Motorists will be stung with a 9-cents-a-litre petrol tax increase over the next three years to help the Government meet its promise of a return to Budget surpluses.
Just hours before Treasury revealed a wafer-thin forecast surplus of $66 million for 2014-15 - the year the Government has promised to have its books back in the black - Transport Minister Gerry Brownlee announced hikes in excise on petrol and road-user charges.
Finance Minister Bill English conceded he would have posted a deficit without the price rise, forecast to rake in more than $300m in 2014-15.
"Without the changes in transport, we would have fallen short of our target," he said.
The move is despite Prime Minister John Key's claim earlier this month that the Government would not be "buggerising around" to ensure a forecast surplus.
The first 3c rise will cut in next July, with 3c rises in each of the next two years. Cabinet approved the rise on December 3.
The Government takes duty of 50.5c on a litre of 91 unleaded petrol. That does not include ACC, GST and other charges.
But, despite the late excise move, Mr English said the Government was not totally wedded to its surplus target.
"I wouldn't regard it as slavish at all. Slavish is what you see in other countries where there is all sorts of pushing and shoving of the numbers to try and get there."
The Treasury's half-year economic and fiscal update forecast a deficit in the current financial year of $7.3 billion, down from $7.9b picked in the May Budget.
But it has cut growth forecasts from 3.4 per cent to 2.9 per cent next year and down from an average 3 per cent to 2.5 per cent over the next five years. That is still better than the OECD average of 1.5 per cent. The Treasury has warned the risks to its forecasts are more negative than positive.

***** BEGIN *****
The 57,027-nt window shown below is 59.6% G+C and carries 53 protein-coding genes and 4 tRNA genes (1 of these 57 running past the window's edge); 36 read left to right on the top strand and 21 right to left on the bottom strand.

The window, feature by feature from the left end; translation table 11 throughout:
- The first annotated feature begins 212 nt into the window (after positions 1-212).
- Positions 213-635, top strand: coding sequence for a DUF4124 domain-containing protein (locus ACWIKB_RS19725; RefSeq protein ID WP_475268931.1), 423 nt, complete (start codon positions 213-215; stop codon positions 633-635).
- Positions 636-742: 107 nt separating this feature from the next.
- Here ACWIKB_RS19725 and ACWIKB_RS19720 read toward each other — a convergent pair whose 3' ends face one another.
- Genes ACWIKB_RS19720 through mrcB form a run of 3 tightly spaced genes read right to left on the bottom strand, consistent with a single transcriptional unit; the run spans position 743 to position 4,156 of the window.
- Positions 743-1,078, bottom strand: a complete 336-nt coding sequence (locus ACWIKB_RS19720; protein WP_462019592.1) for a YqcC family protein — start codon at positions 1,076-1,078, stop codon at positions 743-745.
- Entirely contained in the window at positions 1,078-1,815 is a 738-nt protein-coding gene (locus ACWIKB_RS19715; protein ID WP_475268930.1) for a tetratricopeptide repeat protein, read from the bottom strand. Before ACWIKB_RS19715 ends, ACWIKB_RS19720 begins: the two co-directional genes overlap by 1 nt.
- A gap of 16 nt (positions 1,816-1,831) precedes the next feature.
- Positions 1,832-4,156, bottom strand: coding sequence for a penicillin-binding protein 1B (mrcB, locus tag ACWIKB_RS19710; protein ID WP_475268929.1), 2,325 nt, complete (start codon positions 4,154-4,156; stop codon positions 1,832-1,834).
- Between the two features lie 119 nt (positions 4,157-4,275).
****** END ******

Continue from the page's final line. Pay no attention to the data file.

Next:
However, it is forecasting unemployment to fall below 6 per cent by 2015 and to 5.1 per cent by 2017, which, along with a forecast 131,000 extra jobs by March 2016, will help lower the welfare bill.
Immigration is tipped to turn around from a net loss of 3000 last year to a net gain of 12,000 by 2015.
Mr English said the main cause of that would be the narrowing gap between growth in New Zealand and Australia, although it would remain slightly stronger there.
Meanwhile, the cost of the Canterbury rebuild continues to climb. Treasury estimates the total capital investment needed could reach $30b, with $13b coming from the Government.
Labour finance spokesman David Parker said National was trying to focus attention on the Budget deficit. But the forecast rise in the current account deficit - the balance of New Zealand's transactions with the world - to 6.5 per cent of gross domestic product was evidence its economic plan was failing.
"Above 5 per cent of GDP is the ‘danger zone', the point at which international creditors get really worried."
The Government's Budget Policy Statement signalled further tight controls on spending to help build a "buffer" against further global shocks.
BREAKDOWN OF FUEL PRICE HIKE
The Government's 9c fuel levy hike will equate to drivers forking out for about one extra tank's worth of petrol a year.
For each of the next three years, the Government will increase the excise on petrol by 3c, meaning owners of big cars may pay about $150 a year extra in 2015. According to the AA, the average New Zealand car travels about 14,000 kilometres a year.
As the price stands now, it costs about $1840 a year to fuel a small family car such as a Toyota Corolla. After the excise rises, it will cost almost $1920.
Less fuel-efficient cars - such as a Holden Commodore V8 - currently cost almost $3600 for 14,000km of petrol. That figure would rise to about $3750.
* Examples based on the Energy Efficiency and Conservation Authority's Energywise fuel economy website.
- © Fairfax NZ News
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